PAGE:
Hazardous surf to churn up NSW coastGuy Dixon, Wednesday July 16, 2014 - 13:08 EST
Large surf is due to develop along the New South Wales coast this weekend, bringing hazardous conditions.
A strong front is looking to move over southeastern parts of the nation tomorrow before an embedded low pressure system promptly develops just off the South Coast on Friday.
Strong winds circulating the low in a clockwise direction will combine with winds circulating a strong high pressure ridge in an anti-clockwise direction to steer a strong south/westerly flow over the Tasman Sea.
The pressure gradient between this Tasman Low and high pressure ridge will continue to tighten throughout Friday bringing the potential for gale force winds along exposed parts of the NSW coast.
Strong winds will also whip up a large southerly ground swell which is expected to batter the coast over the weekend. The Hunter coast will bear the brunt of this swell with south facing beaches potentially seeing swell upwards of 12 foot.
With the mention of a looming swell, a nervous buzz of excitement will often ripple through the surfing community. Unfortunately, southwesterly winds will be so strong that only the protected southern corners will offer any quality.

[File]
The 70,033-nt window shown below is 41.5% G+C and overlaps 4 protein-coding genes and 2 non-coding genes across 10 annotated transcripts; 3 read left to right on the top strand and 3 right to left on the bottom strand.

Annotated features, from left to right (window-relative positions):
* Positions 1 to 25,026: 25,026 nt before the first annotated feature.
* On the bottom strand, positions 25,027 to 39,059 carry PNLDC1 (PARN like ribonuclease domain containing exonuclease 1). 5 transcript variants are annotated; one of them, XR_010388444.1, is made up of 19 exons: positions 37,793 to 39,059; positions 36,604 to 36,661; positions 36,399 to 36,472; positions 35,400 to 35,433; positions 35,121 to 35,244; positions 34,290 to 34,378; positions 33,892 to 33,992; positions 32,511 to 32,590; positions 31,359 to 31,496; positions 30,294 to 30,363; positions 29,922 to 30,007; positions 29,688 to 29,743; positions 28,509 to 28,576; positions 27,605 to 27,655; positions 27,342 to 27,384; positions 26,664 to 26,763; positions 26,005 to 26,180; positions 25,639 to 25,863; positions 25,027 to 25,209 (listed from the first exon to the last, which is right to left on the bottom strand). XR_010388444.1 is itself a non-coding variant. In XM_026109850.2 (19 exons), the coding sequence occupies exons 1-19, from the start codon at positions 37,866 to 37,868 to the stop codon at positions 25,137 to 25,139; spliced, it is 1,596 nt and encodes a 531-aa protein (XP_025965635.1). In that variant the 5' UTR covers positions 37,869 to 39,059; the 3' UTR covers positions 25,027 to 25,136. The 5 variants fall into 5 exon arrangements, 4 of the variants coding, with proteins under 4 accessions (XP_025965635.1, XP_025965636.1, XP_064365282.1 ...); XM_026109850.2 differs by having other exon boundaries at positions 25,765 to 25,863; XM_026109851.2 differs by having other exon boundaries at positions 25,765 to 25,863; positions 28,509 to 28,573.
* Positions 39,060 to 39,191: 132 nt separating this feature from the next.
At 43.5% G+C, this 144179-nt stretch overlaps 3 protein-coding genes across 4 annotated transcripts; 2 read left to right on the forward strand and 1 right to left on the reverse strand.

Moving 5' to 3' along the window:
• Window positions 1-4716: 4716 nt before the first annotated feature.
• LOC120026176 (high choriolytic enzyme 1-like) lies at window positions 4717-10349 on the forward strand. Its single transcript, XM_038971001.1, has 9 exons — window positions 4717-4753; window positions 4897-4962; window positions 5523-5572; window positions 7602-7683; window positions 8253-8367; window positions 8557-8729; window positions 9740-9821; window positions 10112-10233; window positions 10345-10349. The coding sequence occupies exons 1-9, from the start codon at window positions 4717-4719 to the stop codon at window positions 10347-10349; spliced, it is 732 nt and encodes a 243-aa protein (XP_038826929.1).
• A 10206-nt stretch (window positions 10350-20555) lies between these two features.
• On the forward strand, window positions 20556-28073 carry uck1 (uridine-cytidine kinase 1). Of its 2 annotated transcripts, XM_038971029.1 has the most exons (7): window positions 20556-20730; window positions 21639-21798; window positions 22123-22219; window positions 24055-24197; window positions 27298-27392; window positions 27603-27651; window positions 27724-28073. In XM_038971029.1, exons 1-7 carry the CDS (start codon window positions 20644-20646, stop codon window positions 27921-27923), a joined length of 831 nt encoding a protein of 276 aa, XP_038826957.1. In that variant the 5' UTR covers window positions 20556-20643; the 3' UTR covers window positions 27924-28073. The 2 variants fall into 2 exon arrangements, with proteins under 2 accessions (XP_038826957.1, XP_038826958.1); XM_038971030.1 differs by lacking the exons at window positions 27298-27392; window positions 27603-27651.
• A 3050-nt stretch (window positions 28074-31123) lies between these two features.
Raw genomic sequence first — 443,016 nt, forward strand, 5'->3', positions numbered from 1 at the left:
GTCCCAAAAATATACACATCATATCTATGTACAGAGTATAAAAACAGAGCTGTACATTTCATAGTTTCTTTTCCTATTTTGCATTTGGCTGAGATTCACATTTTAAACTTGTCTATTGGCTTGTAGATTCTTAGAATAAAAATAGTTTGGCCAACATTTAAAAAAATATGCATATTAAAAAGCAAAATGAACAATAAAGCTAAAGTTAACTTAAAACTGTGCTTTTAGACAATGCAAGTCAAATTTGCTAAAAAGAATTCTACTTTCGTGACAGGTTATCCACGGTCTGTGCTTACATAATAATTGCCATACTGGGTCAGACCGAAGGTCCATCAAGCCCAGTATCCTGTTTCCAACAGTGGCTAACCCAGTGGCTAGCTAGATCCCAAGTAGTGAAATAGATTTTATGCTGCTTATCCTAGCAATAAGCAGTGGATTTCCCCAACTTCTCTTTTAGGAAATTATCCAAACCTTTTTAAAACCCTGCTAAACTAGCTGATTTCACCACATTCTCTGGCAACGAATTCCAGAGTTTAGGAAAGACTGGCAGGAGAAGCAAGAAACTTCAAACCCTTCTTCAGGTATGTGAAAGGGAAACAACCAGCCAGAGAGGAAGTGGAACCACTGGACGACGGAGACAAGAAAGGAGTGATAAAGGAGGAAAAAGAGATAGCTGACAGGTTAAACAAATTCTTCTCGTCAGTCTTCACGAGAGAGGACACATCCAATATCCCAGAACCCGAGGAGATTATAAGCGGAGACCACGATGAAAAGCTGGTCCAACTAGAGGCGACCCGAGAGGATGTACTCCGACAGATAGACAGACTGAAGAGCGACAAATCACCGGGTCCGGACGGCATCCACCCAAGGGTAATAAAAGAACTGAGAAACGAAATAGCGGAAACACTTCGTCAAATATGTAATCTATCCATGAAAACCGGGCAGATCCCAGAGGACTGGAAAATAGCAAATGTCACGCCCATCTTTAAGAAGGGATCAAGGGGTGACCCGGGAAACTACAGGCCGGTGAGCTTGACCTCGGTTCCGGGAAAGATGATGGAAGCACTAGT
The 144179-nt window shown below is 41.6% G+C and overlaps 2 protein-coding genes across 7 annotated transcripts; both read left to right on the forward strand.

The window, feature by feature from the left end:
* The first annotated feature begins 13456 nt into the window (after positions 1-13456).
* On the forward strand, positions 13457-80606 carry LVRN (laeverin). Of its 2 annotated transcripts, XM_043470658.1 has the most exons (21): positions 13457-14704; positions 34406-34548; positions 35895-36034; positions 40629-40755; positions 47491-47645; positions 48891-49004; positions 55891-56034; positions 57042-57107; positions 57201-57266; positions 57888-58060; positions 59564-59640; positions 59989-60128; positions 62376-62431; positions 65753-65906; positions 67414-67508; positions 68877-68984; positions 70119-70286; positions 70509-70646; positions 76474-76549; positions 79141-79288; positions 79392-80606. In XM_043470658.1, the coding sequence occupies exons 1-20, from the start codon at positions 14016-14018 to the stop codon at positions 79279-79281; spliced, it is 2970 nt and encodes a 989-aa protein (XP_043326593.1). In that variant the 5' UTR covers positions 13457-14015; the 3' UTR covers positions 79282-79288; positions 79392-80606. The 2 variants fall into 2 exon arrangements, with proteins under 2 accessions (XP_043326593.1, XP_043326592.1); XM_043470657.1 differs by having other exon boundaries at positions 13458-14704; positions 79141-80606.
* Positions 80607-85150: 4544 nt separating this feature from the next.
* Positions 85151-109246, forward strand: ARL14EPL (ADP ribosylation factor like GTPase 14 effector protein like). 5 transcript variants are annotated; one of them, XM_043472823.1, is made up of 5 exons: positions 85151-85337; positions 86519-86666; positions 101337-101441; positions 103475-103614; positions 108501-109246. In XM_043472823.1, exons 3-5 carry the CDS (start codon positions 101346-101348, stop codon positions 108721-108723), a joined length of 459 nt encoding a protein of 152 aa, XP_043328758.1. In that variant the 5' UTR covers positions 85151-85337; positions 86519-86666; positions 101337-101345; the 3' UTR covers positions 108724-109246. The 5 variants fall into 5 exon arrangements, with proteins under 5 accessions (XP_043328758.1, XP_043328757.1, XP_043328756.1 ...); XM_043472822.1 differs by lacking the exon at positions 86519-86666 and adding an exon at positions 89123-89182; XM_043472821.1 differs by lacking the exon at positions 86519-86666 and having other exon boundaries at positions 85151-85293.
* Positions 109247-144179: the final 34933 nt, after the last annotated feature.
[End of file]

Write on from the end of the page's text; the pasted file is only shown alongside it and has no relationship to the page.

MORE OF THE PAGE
Winds will also be lighter in the morning so if you are an experienced surfer get out there early. There will be a lot of water moving around so coastal erosion and flash rips will also become a risk.
The swell should begin to subside throughout Sunday before becoming much more manageable next week. Coastal activities such as boating and rock fishing should best be postponed for the time being.
© Weatherzone 2014
More breaking news
The cold fronts that have frozen southeastern Australia haven't had the gas to push far enough north to cool Darwin, with heat records for the NT capital.
As residents in New South Wales emerge from under the rug after their , the question on the blue lips of many is what's the best way to stay warm? While many may feel their insides are rapidly chilling, Dr Ollie Jay from the University of Sydney said little was happening to our bodies internally and the cold was all due to "perception".
So far this winter Western Australia has been divided, unseasonably cold in the south and hot in the north.